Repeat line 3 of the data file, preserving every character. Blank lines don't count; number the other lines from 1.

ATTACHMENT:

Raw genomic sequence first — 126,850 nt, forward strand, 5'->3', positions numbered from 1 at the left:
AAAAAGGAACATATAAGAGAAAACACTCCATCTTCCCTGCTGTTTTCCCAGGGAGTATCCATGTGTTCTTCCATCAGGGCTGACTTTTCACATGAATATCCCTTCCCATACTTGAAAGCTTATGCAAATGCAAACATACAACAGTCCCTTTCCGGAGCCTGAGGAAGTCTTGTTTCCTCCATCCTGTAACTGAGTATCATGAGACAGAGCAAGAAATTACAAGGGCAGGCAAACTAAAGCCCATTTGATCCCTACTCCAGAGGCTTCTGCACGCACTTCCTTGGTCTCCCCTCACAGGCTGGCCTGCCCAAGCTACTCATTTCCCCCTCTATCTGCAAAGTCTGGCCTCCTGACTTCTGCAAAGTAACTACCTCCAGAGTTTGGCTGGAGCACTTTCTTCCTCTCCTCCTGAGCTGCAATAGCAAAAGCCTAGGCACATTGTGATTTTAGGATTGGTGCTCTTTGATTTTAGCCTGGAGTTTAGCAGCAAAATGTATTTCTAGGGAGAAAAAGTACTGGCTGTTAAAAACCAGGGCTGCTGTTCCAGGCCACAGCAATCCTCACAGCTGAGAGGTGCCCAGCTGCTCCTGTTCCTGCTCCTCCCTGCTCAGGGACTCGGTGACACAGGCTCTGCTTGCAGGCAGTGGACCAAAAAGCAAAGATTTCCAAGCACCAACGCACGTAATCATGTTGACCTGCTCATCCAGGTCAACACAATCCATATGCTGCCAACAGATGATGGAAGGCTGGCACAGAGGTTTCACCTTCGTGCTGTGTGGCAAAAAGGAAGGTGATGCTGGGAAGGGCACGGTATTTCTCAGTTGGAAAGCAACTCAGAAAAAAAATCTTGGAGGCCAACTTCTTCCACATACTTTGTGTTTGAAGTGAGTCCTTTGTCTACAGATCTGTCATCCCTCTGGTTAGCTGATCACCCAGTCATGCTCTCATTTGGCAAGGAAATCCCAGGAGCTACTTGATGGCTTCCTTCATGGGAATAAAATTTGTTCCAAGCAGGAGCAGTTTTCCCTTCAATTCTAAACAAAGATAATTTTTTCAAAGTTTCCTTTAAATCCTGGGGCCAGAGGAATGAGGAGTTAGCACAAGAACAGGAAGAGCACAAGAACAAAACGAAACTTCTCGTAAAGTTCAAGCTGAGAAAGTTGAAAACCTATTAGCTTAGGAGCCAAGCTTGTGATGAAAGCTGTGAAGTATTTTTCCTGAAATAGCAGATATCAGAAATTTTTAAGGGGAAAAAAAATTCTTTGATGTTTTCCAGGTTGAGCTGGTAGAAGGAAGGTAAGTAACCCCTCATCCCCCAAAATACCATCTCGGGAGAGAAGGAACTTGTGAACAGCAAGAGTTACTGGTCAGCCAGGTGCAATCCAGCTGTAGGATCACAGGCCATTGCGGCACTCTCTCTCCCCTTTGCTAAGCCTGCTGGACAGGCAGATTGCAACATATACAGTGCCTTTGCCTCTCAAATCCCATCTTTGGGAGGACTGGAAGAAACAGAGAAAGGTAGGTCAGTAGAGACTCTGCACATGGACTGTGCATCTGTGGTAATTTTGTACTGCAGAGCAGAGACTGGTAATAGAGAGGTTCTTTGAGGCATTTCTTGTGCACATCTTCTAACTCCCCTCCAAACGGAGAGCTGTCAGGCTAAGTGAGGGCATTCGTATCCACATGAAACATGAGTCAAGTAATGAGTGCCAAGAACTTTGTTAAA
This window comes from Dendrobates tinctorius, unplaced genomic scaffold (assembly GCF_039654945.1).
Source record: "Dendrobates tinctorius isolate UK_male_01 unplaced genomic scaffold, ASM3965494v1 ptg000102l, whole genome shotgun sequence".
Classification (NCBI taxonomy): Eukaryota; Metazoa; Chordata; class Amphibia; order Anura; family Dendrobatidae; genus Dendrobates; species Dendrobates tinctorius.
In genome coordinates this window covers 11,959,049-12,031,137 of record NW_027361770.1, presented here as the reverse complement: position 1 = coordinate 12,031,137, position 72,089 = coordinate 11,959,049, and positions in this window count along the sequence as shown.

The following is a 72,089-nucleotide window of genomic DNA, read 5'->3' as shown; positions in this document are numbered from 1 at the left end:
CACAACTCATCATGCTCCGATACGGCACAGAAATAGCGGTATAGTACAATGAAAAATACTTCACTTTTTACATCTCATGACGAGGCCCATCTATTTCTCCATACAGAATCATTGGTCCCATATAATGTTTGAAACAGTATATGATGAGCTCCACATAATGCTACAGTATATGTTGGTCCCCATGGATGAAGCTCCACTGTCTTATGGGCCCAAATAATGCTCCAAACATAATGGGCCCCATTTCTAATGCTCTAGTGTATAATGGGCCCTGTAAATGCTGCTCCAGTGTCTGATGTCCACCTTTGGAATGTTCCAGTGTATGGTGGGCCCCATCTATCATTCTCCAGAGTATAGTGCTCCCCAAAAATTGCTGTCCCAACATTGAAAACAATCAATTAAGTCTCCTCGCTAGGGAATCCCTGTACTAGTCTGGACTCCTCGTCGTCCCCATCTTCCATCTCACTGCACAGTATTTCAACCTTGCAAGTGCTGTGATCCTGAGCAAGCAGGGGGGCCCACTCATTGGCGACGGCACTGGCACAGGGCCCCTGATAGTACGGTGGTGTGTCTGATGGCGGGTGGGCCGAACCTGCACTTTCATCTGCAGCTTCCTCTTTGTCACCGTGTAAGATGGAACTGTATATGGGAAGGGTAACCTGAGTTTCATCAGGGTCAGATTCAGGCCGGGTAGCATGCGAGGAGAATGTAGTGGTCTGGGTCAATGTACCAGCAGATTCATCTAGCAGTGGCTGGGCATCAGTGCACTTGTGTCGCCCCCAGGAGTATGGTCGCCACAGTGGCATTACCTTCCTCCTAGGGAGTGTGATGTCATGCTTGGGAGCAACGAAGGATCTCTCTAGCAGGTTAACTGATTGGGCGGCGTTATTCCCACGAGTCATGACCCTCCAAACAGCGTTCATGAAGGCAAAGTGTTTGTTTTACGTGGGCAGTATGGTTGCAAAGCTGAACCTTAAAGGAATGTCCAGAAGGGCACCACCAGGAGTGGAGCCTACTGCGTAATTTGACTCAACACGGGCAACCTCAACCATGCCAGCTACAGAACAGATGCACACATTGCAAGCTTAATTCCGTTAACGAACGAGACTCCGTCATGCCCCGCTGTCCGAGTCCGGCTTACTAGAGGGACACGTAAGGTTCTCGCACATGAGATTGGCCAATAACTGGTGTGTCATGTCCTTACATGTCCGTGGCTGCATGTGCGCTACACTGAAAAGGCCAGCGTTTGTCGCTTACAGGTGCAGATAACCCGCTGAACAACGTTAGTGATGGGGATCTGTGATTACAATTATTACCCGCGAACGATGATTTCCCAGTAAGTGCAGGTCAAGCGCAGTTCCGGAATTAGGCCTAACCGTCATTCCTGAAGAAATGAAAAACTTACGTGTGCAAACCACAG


This window comes from Dendrobates tinctorius, unplaced genomic scaffold (assembly GCF_039654945.1).